A Lawrenceville Republican activist wants the State Ethics Commission to look into a group, possibly based out of Gwinnett County, that she says swayed the GOP’s lieutenant governor runoff race in former state Rep. Geoff Duncan’s favor.
Conservatives for Energy Freedom and Green Tea Coalition President Debbie Dooley filed the complaint with the State Ethics Commission against Georgia Swamp Drainers and five unidentified people referred to as “John Does 1-5” on Thursday. Dooley supported Duncan’s opponent, state Sen. David Shafer, R-Duluth, in the runoff.
Dooley is claiming the group, which she said was behind an “Official Trump Voter Guide” mailer that encouraged Republicans voters to support Duncan in the runoff, violated Georgia’s election code with mailers it sent out.
“Swamp is an illegal ‘dark money’ operation undertaken to affect the outcome of Georgia elections in flagrant violation of Georgia law,” Dooley wrote in her complaint.
The filing of the complaint came more than two weeks after the July 24 runoff, in which Duncan narrowly defeated Shafer for GOP’s lieutenant governor nomination, getting 50.1 percent of the votes cast.
The tightness of the results of that runoff puts the former legislator in a position of having to reunite the party and getting Shafer’s supporters to back his candidacy for the No. 2 office in state government.
In her complaint, Dooley targets Georgia Swamp Drainers rather than Duncan directly — although the complaint does offer a cascading series of postulations that if one violation occurred then another may have also happened, ultimately leading back to Duncan.
The group has not registered itself with the Georgia Government Transparency and Campaign Finance Commission and, therefore, there are no exact public records showing how much the group has raised or spent.
There is only speculation.
“From the mailers paid for by Swamp, it is apparent that more than $25,000 was expended by Swamp advocating for the election and defeat of candidates and that potentially hundreds of thousands of dollars were expended for this purpose,” Dooley said in the complaint.
But while Dooley is not directly accusing Duncan of doing anything wrong, she did imply in her complaint that he might know who was involved with the group. She said the return address on the “Official Trump Voter Guide” mailer was sent from a Norcross-area address that was a few doors down from a company to whom Duncan serves as a consultant.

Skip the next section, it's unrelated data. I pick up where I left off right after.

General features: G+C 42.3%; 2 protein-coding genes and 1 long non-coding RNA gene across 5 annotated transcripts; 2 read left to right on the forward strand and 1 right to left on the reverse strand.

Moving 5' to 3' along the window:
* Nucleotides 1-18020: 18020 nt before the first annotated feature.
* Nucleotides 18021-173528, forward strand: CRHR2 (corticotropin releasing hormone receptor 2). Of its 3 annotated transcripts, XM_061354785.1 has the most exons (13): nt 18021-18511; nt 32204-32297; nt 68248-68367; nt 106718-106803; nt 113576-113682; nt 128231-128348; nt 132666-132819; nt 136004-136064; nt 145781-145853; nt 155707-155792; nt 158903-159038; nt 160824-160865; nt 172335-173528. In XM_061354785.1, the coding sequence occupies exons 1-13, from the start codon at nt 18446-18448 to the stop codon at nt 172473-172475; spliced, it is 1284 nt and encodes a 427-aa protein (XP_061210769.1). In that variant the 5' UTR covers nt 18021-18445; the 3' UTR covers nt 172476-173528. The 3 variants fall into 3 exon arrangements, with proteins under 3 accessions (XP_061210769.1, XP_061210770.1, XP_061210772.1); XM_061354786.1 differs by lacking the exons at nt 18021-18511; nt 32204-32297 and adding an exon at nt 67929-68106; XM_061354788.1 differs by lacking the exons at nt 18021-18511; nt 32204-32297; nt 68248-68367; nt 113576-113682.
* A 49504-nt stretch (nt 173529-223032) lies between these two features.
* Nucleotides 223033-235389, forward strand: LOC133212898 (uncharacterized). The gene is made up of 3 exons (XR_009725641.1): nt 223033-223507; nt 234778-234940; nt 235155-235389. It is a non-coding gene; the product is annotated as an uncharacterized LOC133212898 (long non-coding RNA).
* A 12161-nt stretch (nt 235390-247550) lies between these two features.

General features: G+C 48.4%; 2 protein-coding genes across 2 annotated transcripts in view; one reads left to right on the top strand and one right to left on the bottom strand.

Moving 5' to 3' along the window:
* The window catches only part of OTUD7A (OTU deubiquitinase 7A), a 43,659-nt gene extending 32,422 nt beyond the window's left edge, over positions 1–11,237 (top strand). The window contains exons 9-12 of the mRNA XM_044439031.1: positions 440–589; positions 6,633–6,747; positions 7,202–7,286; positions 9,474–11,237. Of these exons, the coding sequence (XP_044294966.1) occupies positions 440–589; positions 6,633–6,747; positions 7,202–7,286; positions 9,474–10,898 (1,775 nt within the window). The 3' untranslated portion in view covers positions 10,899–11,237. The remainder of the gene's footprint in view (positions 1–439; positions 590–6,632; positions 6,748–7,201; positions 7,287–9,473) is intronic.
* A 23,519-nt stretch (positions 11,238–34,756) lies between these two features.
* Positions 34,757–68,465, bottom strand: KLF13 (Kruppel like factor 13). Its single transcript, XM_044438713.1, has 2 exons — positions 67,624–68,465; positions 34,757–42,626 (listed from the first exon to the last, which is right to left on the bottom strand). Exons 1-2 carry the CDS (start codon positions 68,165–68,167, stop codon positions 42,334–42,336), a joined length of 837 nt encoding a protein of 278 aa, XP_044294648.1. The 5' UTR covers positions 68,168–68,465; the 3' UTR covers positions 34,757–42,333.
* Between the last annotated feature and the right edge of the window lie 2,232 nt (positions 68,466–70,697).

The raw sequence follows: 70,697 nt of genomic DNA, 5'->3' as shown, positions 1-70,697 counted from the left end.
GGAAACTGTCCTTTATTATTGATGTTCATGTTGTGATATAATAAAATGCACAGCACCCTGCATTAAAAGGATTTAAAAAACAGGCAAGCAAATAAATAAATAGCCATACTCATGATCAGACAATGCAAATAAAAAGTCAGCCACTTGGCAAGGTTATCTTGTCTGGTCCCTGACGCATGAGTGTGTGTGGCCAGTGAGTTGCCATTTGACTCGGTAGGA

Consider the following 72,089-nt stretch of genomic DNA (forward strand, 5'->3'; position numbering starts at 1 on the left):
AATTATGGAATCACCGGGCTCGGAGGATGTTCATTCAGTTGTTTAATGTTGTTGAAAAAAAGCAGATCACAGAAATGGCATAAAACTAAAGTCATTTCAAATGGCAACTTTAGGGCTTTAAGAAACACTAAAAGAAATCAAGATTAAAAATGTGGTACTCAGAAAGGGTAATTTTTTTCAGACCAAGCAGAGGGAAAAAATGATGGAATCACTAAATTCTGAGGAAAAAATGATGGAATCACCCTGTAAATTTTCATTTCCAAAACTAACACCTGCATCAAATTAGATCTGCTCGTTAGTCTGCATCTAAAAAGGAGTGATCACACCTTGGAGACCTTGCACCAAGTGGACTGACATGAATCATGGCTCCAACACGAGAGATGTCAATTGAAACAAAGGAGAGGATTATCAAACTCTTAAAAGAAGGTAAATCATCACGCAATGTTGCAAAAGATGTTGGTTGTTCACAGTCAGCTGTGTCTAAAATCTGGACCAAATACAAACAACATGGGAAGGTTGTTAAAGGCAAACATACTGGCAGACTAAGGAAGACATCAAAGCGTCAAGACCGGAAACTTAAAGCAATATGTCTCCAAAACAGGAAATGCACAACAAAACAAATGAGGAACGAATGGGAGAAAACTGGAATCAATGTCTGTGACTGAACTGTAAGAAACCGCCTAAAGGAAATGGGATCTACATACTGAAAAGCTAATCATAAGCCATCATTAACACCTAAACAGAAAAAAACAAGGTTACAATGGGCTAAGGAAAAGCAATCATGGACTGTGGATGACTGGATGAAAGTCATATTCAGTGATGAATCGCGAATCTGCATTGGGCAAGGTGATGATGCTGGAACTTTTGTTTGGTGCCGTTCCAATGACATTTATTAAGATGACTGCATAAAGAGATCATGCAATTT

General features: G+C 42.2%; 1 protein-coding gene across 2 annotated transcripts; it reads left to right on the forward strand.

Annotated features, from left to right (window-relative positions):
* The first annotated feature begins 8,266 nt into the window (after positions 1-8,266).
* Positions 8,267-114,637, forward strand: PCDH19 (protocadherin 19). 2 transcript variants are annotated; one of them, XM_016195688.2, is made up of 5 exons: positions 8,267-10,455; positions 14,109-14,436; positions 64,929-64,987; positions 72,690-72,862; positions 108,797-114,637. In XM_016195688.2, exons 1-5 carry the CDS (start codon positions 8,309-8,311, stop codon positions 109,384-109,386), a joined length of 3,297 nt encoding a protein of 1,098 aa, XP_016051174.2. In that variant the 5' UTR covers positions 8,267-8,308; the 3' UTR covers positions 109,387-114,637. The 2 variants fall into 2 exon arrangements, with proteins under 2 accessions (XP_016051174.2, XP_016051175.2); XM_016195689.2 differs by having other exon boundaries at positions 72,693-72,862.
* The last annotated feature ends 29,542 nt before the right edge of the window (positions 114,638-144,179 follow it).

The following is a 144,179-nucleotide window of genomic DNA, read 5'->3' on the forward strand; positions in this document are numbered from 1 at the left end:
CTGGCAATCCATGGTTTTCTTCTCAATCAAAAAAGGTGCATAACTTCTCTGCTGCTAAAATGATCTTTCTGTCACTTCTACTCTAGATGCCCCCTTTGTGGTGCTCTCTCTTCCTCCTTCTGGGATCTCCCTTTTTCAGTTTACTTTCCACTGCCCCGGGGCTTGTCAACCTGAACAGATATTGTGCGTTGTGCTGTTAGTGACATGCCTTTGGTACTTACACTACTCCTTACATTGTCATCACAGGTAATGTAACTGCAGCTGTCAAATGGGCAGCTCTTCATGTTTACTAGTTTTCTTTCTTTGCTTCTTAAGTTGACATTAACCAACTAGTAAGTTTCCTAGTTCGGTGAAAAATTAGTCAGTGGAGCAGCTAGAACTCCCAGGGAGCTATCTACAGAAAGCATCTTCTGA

Duncan’s campaign denied any knowledge of the group’s membership.
“We have no clue who the group is … and I think the sense among folks in the campaign was that they were not particularly helpful, whoever they are,” campaign spokesman Dan McLagan said. “We’re focused on the Democrats and the general election.”
The flyer also encouraged Donald Trump supporters to back Lt. Gov. Casey Cagle in the gubernatorial race, even though Trump publicly endorsed Secretary of State Brian Kemp in that runoff race. The president had stayed quiet on the lieutenant governor’s race though.
Dooley said other campaign mailers were sent from an address in a Kroger shopping center on Buford Drive in Lawrenceville. Since two return addresses from Gwinnett were used on mailers sent out by the group, Dooley wants the ethics commission to refer the case to Gwinnett County District Attorney Danny Porter for investigation and prosecution.
“There is an imminent danger that if Swamp is not immediately exposed, restrained and punished, its illegal actives (sic) may continue during the general election,” Dooley said. “There is also imminent danger that others may be encouraged by the success of Swamp to undertake illegal ‘dark money’ campaigns if the commission fails to immediately expose, restrain and punish Swamp.”